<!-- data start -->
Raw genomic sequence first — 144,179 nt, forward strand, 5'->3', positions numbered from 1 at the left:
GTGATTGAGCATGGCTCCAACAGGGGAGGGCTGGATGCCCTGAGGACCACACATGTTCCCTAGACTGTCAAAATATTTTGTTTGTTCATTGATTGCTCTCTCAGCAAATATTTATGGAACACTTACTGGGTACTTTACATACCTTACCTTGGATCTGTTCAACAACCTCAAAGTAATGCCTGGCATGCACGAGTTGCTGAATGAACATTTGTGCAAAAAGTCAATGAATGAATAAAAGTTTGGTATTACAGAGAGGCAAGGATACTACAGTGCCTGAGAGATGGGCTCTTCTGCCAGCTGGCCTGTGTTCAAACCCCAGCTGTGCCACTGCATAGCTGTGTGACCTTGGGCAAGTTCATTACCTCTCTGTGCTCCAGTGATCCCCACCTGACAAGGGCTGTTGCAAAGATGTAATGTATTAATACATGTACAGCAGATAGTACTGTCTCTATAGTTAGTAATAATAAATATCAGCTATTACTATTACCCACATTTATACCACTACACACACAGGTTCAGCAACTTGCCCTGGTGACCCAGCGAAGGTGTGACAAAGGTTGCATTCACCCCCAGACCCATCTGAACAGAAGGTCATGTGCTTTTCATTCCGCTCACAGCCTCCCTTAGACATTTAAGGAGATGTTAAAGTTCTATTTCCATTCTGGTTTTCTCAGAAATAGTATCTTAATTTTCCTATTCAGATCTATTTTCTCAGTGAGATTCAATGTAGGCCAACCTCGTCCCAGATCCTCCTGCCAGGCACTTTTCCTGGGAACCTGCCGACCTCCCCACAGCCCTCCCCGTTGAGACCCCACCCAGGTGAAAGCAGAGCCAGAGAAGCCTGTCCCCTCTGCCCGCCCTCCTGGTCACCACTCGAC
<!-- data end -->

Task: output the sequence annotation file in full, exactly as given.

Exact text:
Raw genomic sequence first — 144,179 nt, forward strand, 5'->3', positions numbered from 1 at the left:
GTGATTGAGCATGGCTCCAACAGGGGAGGGCTGGATGCCCTGAGGACCACACATGTTCCCTAGACTGTCAAAATATTTTGTTTGTTCATTGATTGCTCTCTCAGCAAATATTTATGGAACACTTACTGGGTACTTTACATACCTTACCTTGGATCTGTTCAACAACCTCAAAGTAATGCCTGGCATGCACGAGTTGCTGAATGAACATTTGTGCAAAAAGTCAATGAATGAATAAAAGTTTGGTATTACAGAGAGGCAAGGATACTACAGTGCCTGAGAGATGGGCTCTTCTGCCAGCTGGCCTGTGTTCAAACCCCAGCTGTGCCACTGCATAGCTGTGTGACCTTGGGCAAGTTCATTACCTCTCTGTGCTCCAGTGATCCCCACCTGACAAGGGCTGTTGCAAAGATGTAATGTATTAATACATGTACAGCAGATAGTACTGTCTCTATAGTTAGTAATAATAAATATCAGCTATTACTATTACCCACATTTATACCACTACACACACAGGTTCAGCAACTTGCCCTGGTGACCCAGCGAAGGTGTGACAAAGGTTGCATTCACCCCCAGACCCATCTGAACAGAAGGTCATGTGCTTTTCATTCCGCTCACAGCCTCCCTTAGACATTTAAGGAGATGTTAAAGTTCTATTTCCATTCTGGTTTTCTCAGAAATAGTATCTTAATTTTCCTATTCAGATCTATTTTCTCAGTGAGATTCAATGTAGGCCAACCTCGTCCCAGATCCTCCTGCCAGGCACTTTTCCTGGGAACCTGCCGACCTCCCCACAGCCCTCCCCGTTGAGACCCCACCCAGGTGAAAGCAGAGCCAGAGAAGCCTGTCCCCTCTGCCCGCCCTCCTGGTCACCACTCGAC